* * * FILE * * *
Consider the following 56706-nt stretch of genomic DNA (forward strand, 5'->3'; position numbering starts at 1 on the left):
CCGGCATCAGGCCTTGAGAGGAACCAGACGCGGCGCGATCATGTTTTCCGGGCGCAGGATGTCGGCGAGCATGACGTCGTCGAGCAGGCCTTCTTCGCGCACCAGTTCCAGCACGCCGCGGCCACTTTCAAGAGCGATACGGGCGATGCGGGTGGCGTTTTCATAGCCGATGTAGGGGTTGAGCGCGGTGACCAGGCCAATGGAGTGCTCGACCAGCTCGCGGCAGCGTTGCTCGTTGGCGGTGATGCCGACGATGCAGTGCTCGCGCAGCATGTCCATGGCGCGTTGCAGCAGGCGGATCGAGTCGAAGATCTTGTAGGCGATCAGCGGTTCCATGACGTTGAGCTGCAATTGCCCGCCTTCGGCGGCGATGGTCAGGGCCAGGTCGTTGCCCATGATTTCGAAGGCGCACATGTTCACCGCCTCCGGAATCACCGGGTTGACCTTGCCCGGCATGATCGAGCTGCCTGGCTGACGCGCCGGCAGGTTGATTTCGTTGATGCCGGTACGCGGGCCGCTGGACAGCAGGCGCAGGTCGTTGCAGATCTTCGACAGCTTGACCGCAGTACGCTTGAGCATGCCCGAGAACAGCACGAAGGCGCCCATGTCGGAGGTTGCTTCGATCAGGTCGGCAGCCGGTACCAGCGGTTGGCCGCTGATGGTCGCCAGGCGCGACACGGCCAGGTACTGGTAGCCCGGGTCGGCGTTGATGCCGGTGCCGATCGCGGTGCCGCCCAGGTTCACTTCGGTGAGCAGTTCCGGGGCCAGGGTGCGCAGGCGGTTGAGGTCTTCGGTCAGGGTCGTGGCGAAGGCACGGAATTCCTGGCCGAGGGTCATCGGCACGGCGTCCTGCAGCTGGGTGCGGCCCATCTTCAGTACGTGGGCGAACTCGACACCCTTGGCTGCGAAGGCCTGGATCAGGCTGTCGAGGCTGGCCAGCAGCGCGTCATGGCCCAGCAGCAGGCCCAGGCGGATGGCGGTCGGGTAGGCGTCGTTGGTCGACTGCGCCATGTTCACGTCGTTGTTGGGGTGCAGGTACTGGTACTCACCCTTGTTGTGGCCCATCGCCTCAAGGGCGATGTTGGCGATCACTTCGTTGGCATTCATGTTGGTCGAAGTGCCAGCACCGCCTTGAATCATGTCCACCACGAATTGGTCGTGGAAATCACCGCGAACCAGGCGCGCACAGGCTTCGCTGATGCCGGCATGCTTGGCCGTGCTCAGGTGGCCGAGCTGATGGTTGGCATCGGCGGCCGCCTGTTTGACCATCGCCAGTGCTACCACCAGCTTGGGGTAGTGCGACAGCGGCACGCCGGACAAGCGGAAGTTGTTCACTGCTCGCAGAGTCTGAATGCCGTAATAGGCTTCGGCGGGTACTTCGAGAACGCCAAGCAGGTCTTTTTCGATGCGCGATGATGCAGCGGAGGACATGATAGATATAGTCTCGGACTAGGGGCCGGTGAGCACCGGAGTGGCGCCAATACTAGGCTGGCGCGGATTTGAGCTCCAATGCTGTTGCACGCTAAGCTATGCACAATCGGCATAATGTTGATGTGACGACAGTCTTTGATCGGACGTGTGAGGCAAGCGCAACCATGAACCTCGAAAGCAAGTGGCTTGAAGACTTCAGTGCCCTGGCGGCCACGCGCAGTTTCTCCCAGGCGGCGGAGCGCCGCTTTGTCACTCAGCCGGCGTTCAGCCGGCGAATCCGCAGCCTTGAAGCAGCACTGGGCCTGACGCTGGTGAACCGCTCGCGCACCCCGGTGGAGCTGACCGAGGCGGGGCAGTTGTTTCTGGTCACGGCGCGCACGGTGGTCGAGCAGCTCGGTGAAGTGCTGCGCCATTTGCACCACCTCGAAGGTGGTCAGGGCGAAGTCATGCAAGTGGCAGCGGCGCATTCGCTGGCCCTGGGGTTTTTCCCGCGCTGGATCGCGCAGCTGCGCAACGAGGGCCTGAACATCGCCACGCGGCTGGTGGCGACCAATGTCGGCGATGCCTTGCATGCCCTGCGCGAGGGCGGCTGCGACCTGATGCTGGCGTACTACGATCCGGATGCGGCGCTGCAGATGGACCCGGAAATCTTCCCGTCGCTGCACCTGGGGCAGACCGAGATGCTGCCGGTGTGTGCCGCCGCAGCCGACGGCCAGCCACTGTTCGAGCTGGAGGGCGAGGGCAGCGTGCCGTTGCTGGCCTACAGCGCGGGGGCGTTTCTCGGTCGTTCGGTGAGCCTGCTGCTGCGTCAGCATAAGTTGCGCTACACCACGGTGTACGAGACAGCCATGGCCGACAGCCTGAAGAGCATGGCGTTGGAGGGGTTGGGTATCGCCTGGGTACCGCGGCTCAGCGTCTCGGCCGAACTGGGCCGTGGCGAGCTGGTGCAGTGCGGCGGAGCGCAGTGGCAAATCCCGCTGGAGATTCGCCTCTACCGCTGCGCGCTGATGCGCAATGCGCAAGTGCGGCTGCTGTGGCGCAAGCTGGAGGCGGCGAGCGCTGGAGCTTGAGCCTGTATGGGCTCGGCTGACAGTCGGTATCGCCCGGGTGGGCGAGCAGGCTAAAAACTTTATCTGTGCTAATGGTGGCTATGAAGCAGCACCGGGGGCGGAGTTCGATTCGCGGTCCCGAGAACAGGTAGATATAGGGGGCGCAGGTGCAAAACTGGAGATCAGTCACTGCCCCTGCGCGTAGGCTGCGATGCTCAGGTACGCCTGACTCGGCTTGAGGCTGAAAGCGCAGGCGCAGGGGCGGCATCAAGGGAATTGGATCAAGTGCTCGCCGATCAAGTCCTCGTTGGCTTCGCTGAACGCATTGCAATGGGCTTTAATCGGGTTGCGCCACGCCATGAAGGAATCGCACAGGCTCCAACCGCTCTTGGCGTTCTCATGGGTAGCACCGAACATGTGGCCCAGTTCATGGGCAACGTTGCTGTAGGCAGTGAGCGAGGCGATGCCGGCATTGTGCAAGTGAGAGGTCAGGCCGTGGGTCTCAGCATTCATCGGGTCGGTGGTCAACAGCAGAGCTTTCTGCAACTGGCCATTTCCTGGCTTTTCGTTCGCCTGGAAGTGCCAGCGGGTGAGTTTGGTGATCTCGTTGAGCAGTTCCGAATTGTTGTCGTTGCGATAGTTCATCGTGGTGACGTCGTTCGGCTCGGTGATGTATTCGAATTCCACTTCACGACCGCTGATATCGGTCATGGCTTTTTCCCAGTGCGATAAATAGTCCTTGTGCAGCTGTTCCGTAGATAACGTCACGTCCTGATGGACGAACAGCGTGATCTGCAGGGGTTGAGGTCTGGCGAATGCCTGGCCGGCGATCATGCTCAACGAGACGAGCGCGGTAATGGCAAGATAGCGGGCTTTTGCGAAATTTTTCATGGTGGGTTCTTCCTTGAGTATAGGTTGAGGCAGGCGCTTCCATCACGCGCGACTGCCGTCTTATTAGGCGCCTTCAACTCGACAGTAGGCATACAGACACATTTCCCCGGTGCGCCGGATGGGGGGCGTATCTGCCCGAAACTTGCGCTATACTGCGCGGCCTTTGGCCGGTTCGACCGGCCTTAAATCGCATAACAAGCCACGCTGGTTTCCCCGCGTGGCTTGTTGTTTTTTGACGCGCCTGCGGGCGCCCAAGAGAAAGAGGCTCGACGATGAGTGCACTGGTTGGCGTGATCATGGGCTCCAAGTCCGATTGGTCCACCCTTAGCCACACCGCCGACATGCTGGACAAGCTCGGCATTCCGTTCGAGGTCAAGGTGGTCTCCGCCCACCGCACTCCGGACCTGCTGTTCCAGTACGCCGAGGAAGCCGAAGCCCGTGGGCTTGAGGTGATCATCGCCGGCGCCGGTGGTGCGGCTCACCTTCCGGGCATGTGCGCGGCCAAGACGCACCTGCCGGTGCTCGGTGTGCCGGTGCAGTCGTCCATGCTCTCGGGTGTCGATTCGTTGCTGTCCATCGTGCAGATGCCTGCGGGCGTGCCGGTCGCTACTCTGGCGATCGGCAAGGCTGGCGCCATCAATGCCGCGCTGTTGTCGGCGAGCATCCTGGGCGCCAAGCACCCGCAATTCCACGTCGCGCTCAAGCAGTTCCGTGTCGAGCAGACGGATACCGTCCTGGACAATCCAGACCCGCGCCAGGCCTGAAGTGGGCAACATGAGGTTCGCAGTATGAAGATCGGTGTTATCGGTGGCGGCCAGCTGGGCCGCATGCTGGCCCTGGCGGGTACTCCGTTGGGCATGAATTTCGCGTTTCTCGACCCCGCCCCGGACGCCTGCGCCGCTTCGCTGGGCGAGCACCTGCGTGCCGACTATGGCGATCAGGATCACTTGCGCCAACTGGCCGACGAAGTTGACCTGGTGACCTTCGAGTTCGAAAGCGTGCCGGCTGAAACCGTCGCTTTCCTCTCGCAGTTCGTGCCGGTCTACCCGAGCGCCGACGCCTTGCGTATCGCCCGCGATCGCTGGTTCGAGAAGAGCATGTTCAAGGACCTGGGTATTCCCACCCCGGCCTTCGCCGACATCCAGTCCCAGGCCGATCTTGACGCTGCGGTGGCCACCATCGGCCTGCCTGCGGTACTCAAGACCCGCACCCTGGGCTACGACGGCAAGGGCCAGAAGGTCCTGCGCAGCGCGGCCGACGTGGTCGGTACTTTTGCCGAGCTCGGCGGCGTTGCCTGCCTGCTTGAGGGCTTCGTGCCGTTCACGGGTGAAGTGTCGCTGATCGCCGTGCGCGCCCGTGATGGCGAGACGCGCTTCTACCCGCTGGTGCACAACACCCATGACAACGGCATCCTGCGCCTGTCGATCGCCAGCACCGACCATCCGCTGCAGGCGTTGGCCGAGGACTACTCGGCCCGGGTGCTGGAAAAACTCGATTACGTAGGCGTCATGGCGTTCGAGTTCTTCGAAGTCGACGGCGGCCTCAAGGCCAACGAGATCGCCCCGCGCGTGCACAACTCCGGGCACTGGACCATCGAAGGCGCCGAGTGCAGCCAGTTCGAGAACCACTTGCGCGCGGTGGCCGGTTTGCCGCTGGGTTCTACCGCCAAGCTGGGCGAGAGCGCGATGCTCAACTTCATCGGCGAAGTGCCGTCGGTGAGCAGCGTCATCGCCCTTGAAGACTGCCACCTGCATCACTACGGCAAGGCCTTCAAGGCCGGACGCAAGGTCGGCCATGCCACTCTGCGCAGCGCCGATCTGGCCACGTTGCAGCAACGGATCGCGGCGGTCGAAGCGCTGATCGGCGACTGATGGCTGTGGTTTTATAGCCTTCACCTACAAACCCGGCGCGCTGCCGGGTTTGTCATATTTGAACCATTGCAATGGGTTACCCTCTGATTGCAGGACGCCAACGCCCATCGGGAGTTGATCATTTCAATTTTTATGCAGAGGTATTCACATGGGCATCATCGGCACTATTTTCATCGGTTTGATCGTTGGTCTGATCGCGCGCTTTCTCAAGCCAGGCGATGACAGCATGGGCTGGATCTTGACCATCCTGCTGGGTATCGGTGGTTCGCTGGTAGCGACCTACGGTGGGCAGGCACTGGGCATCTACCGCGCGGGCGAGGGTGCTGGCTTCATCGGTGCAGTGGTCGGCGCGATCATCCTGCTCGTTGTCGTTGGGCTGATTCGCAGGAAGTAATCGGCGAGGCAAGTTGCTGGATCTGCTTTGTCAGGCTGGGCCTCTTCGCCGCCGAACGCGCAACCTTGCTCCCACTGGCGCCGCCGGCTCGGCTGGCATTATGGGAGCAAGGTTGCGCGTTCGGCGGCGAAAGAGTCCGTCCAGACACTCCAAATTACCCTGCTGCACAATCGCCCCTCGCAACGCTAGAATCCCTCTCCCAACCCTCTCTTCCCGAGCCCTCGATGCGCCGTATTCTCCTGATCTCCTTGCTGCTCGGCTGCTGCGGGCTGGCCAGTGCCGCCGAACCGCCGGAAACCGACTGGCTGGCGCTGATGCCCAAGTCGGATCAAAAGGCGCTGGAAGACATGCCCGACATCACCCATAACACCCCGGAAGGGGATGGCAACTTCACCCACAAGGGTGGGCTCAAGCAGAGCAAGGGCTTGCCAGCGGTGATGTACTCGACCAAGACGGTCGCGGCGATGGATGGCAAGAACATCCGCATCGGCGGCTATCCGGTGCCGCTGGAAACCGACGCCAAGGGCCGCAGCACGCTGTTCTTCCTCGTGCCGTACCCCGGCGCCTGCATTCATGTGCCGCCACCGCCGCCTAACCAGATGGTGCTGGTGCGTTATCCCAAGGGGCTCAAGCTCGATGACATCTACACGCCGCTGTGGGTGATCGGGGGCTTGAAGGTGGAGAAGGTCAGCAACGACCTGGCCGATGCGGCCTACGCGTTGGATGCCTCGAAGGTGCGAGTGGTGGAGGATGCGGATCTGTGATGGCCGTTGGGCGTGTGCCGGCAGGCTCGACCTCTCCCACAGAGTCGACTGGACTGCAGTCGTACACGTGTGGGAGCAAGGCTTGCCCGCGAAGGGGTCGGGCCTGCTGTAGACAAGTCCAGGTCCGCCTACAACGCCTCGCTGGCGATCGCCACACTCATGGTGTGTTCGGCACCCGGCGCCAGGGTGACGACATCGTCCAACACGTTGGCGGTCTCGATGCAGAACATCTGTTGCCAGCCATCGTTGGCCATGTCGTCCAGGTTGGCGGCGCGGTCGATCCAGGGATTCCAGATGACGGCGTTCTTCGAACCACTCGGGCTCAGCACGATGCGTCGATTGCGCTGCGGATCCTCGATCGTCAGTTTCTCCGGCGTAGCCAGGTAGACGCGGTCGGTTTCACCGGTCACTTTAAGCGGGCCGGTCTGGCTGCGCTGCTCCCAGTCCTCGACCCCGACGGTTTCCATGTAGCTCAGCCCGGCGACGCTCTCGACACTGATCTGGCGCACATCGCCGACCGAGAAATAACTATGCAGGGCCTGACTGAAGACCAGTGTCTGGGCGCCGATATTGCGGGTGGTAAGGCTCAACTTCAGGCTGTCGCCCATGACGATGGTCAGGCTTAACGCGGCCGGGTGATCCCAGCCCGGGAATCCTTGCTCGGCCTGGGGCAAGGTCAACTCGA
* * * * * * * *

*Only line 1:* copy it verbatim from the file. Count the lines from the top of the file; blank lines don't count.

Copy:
Consider the following 56706-nt stretch of genomic DNA (forward strand, 5'->3'; position numbering starts at 1 on the left):